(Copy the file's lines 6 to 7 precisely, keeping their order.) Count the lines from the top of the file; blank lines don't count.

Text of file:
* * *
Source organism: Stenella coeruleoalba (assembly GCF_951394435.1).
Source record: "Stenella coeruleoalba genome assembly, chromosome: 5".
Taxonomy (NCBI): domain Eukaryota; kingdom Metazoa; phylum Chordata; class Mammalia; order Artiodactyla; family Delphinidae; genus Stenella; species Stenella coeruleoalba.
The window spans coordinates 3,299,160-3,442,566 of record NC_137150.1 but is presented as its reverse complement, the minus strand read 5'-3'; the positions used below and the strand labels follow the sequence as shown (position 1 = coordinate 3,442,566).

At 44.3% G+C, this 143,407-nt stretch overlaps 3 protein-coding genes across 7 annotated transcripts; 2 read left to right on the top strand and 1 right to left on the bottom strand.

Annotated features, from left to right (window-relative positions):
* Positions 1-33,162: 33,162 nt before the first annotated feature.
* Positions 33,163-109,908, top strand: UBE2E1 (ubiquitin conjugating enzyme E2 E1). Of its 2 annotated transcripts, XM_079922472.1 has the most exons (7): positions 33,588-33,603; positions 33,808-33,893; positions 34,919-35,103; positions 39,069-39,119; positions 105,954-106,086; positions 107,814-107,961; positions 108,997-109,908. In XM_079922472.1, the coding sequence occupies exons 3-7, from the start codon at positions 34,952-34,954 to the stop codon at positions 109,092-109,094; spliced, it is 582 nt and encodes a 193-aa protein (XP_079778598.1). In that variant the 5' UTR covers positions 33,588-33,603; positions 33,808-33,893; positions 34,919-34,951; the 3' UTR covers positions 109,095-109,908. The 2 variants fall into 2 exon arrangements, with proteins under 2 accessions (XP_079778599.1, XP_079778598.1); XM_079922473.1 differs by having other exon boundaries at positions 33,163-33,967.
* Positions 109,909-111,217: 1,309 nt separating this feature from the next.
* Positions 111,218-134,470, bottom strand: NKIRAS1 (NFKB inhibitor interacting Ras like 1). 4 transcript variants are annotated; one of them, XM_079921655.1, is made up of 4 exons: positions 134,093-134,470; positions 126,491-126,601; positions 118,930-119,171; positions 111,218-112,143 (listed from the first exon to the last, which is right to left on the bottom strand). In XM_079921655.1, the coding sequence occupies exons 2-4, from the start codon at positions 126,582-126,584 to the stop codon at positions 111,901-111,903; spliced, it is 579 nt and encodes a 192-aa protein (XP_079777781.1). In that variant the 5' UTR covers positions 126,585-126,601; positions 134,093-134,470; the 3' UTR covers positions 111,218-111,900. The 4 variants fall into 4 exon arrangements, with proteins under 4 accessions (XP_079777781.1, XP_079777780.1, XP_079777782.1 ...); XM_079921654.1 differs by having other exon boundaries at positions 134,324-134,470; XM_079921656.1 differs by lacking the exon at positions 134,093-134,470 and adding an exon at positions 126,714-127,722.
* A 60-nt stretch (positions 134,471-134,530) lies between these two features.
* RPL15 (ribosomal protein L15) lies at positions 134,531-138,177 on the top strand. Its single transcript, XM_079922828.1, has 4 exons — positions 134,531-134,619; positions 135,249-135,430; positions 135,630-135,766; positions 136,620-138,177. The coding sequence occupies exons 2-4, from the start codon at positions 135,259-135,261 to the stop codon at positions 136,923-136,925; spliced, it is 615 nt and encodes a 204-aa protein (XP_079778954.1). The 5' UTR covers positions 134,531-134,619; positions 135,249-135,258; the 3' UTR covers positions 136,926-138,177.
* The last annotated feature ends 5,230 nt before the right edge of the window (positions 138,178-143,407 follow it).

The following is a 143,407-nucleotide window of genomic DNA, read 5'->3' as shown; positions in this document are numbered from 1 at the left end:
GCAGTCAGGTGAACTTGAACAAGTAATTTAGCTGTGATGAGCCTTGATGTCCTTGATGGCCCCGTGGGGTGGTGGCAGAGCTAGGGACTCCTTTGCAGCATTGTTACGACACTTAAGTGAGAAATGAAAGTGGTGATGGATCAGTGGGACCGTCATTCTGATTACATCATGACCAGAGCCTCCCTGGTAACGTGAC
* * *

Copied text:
Annotated features, from left to right (window-relative positions):
* Positions 1-33,162: 33,162 nt before the first annotated feature.